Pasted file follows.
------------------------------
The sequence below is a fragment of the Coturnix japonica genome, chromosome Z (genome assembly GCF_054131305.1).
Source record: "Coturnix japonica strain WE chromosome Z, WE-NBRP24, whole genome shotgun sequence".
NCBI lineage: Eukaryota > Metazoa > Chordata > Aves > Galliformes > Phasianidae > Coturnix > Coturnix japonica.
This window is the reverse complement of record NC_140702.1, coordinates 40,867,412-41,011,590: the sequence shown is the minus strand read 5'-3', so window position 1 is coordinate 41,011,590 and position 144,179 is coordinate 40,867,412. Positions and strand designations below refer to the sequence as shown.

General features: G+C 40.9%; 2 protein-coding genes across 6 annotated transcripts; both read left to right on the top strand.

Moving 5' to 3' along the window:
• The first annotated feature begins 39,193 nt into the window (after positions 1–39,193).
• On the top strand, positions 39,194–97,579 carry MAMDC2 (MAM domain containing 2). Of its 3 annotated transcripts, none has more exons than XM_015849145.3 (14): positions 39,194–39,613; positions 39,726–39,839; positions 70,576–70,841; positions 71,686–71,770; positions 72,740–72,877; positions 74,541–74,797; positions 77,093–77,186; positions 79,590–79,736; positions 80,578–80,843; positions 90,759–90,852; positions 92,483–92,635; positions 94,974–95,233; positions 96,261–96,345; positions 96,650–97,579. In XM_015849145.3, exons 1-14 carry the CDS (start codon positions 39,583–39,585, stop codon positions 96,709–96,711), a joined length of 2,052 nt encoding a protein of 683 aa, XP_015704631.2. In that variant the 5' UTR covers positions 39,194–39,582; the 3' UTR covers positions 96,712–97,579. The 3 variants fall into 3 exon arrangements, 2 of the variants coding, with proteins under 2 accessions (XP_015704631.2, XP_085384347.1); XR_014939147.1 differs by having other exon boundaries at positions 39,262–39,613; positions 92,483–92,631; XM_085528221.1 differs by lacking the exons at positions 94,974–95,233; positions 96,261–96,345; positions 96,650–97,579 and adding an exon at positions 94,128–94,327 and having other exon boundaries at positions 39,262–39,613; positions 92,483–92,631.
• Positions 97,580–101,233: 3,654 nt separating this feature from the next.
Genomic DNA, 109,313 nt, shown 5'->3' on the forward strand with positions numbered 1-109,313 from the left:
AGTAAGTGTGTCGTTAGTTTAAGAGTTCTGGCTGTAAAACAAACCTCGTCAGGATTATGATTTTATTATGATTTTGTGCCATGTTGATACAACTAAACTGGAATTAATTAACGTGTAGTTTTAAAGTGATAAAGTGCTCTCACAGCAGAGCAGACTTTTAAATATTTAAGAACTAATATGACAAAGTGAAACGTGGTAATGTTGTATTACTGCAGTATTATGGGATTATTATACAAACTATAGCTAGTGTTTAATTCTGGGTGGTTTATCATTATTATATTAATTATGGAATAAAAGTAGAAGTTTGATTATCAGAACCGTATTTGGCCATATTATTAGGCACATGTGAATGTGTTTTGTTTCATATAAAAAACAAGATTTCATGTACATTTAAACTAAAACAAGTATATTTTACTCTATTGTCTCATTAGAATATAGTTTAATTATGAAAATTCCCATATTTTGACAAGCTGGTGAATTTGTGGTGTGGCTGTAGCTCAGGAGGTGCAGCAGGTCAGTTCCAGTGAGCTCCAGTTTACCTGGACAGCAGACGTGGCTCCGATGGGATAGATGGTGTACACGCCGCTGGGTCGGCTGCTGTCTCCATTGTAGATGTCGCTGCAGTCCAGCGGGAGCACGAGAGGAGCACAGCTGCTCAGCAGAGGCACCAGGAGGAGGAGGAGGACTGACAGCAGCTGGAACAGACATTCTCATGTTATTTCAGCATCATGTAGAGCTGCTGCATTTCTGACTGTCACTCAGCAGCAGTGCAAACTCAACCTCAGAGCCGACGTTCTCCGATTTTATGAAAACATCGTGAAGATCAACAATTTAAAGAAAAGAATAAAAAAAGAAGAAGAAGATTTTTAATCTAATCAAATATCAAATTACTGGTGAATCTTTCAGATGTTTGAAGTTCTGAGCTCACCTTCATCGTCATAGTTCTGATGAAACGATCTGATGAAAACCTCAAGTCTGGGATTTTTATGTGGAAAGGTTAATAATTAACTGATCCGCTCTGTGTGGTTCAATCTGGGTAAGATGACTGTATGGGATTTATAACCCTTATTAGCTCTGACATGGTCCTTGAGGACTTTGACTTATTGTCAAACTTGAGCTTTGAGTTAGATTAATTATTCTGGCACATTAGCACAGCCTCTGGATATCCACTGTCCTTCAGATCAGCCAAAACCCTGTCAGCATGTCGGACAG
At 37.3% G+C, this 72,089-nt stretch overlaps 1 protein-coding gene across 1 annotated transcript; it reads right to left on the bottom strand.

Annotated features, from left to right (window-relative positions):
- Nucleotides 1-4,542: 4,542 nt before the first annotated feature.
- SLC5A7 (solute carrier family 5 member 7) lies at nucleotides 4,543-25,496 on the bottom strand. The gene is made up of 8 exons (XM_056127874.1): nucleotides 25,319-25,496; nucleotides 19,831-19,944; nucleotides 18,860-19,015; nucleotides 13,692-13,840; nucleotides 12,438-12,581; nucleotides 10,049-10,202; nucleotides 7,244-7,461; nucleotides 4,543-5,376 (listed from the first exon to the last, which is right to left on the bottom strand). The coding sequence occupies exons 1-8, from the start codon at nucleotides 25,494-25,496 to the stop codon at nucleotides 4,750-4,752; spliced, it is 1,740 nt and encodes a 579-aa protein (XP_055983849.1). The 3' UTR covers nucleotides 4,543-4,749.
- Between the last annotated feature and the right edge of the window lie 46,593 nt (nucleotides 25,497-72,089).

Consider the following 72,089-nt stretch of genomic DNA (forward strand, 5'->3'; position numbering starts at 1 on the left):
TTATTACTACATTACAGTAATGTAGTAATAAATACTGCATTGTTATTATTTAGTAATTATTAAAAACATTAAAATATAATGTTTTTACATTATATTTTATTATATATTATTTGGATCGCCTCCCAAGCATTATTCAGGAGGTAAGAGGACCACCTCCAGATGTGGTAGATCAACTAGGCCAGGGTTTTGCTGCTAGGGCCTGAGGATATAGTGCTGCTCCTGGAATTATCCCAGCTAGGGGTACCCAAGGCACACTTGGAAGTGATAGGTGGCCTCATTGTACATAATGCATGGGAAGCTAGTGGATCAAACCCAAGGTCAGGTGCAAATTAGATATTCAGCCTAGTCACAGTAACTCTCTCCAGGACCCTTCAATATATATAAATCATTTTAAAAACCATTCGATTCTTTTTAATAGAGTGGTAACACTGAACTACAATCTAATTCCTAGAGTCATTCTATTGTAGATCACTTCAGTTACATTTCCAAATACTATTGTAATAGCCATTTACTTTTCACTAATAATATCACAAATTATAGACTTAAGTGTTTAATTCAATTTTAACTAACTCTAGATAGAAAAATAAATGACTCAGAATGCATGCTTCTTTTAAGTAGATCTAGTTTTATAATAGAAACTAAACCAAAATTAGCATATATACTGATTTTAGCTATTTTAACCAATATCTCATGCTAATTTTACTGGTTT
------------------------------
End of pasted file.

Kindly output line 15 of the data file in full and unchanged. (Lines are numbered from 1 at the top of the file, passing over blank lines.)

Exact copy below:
- SLC5A7 (solute carrier family 5 member 7) lies at nucleotides 4,543-25,496 on the bottom strand. The gene is made up of 8 exons (XM_056127874.1): nucleotides 25,319-25,496; nucleotides 19,831-19,944; nucleotides 18,860-19,015; nucleotides 13,692-13,840; nucleotides 12,438-12,581; nucleotides 10,049-10,202; nucleotides 7,244-7,461; nucleotides 4,543-5,376 (listed from the first exon to the last, which is right to left on the bottom strand). The coding sequence occupies exons 1-8, from the start codon at nucleotides 25,494-25,496 to the stop codon at nucleotides 4,750-4,752; spliced, it is 1,740 nt and encodes a 579-aa protein (XP_055983849.1). The 3' UTR covers nucleotides 4,543-4,749.